For much of history, humans made no distinction between the cardinal directions and the winds which blew from them. It is uncertain when or why our sense of geographic orientation became associated with the winds. It might have been farming populations, attentive to the rain and temperature for the cultivation of their crops, who noticed the qualitative differences in the winds—some humid, others dry, some hot, others cold—and that these qualities depended on from where the wind was blowing. Local directional names were used to refer to the winds, eventually giving each wind itself a proper name, regardless of the observer's position. Sailors, far from landmarks at sea, nonetheless recognized a particular wind by its qualities and referred to it by a familiar name—Tramontana, Levante, Ostro, Ponente.¹
When traveling north the ring that signifies my marriage is on my western hand. When moving west, it sits on my southern. When south: eastern. When east: northern. There exist languages with no words for left and right, only one’s absolute relation to the world, necessitating that a speaker of these languages remain continuously oriented, lest they lose the ability to communicate basic facts.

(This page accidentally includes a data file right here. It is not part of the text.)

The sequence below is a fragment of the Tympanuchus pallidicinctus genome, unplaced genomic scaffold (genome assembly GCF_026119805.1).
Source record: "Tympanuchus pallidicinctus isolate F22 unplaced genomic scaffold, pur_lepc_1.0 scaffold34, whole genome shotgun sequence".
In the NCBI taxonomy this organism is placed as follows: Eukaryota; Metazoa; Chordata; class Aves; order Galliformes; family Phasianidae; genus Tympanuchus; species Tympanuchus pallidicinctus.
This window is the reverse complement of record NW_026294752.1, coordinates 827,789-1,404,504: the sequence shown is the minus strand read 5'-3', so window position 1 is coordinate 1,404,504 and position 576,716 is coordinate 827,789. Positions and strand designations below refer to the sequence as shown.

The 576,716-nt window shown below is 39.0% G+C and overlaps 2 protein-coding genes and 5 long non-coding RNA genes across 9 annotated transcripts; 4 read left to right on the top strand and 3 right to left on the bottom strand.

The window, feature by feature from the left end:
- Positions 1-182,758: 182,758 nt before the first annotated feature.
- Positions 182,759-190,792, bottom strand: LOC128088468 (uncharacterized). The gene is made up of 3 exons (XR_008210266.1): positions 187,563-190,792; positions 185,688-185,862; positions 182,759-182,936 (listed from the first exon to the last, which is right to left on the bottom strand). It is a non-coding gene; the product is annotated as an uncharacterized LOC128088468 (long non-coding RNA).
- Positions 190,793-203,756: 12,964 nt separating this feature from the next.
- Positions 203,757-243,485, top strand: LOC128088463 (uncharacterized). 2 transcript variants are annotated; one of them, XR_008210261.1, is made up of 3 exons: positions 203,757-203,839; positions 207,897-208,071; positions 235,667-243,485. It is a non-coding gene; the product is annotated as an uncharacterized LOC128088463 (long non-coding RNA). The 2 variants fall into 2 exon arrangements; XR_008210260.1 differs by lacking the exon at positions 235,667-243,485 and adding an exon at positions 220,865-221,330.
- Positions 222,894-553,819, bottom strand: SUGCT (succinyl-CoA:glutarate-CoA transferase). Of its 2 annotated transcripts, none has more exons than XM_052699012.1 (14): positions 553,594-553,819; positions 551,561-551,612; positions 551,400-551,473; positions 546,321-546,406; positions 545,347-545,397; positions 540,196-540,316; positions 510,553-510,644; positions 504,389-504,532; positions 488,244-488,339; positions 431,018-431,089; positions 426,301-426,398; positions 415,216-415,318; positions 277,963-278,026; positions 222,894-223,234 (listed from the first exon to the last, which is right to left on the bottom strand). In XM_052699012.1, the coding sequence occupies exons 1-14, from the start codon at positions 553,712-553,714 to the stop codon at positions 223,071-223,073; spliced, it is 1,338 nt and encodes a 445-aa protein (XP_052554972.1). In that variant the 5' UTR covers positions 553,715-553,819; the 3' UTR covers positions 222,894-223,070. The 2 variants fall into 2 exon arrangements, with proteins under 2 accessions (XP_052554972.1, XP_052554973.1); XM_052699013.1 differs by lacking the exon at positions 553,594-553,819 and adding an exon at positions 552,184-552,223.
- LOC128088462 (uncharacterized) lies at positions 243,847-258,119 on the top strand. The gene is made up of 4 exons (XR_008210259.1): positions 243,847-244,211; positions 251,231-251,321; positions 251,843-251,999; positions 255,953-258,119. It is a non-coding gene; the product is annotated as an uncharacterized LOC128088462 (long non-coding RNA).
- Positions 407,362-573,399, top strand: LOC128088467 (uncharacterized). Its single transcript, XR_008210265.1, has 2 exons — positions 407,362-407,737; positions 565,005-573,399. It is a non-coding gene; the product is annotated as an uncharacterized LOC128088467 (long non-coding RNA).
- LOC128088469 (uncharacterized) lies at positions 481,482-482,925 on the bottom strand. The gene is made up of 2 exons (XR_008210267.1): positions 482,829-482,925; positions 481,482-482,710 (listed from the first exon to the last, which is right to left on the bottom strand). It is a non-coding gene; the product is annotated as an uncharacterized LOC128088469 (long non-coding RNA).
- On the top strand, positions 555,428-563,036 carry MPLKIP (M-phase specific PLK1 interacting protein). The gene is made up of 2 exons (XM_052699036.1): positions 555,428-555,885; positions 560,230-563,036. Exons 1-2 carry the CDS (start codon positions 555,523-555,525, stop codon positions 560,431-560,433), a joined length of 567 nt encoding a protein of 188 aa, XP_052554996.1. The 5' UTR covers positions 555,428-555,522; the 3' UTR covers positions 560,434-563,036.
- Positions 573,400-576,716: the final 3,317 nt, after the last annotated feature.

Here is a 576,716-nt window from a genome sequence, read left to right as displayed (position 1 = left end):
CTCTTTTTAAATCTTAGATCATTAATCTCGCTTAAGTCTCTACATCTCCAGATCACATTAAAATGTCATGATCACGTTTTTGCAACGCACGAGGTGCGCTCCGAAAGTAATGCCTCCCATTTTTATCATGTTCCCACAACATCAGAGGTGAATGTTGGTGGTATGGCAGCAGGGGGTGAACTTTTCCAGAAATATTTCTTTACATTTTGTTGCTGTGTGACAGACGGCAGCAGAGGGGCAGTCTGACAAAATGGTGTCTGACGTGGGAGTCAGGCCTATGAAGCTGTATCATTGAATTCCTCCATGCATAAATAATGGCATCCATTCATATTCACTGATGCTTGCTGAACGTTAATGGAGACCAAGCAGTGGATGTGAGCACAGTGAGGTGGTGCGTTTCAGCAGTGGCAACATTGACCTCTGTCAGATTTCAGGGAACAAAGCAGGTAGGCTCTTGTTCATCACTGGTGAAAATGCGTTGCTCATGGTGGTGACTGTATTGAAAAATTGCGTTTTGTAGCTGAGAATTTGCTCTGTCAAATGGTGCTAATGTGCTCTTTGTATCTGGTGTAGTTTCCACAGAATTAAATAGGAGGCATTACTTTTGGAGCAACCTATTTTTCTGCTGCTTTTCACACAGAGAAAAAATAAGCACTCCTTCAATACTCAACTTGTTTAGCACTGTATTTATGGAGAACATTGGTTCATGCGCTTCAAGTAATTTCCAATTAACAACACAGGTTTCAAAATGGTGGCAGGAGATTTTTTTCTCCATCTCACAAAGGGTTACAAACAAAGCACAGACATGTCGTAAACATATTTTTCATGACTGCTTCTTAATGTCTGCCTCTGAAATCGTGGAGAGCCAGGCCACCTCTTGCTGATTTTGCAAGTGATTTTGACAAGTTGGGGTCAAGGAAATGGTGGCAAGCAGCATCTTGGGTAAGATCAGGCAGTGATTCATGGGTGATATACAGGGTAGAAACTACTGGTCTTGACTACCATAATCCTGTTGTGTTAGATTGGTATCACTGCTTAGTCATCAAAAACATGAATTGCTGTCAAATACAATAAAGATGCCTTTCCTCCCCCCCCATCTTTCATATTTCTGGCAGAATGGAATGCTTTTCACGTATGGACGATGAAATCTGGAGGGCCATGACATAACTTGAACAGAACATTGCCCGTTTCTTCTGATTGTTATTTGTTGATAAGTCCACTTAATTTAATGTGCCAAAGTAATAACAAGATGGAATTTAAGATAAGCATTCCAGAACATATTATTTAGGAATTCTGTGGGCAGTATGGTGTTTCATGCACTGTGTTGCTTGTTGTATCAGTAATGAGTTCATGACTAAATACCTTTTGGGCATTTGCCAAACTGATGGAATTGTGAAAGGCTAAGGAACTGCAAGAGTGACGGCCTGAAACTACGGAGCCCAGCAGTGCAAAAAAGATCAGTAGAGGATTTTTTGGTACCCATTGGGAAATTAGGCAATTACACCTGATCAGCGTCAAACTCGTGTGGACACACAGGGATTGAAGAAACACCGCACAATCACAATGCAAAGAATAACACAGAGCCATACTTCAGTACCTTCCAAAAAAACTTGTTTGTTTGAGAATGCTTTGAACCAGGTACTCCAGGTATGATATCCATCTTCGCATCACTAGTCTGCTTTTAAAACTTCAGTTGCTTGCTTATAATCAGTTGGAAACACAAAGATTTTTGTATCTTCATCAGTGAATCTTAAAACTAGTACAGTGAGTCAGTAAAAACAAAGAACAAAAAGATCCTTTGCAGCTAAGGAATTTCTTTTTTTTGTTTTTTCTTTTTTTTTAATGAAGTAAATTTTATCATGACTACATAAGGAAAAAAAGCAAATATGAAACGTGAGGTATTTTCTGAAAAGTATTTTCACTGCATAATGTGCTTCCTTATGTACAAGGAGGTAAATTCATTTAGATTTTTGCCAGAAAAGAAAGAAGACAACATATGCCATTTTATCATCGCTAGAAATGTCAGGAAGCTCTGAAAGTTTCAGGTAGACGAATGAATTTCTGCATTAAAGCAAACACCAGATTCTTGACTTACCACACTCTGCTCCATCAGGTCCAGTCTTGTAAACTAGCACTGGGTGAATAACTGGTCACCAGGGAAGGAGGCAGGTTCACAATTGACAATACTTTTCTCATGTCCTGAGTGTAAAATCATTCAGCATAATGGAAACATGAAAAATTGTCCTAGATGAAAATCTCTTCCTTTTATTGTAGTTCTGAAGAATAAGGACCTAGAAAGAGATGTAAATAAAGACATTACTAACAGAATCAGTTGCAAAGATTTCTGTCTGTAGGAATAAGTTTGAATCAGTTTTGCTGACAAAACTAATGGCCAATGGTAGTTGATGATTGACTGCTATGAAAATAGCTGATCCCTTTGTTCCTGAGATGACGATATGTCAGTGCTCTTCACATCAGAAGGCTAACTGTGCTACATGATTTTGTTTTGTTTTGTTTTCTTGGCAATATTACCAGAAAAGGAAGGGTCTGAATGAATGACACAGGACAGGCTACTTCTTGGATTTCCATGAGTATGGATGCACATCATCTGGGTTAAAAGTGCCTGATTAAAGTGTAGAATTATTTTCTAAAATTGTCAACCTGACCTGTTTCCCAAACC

For us, it is only with an intention that one can find themselves lost in any geographic sense. Our orientation isn’t a constant awareness necessitated by linguistic constraints, like that of a native speaker of Warlpiri or Wintu or Tzeltal, but rather, something outside of our immediate consciousness, mediated and on demand as a discrete technology. With orientation externalized in this manner, one can imagine it as a material that could be gathered and pooled.
If you are reading this with a mobile device that contains an embedded compass, your orientation is being sampled here, once per second—now a material archived in a database I control. Note the direction you now face. Is it different from when you began moving through this text, reading from left to right?
Of the generations of texts on earth / I will have read only a few— / the ones that I keep reading in my memory, / reading and transforming. / From South, East, West, and North / the paths converge that have led me / to my secret center.²
Not all secrets are information someone is trying to conceal. Some secrets are information that’s in the world, but inaccessible.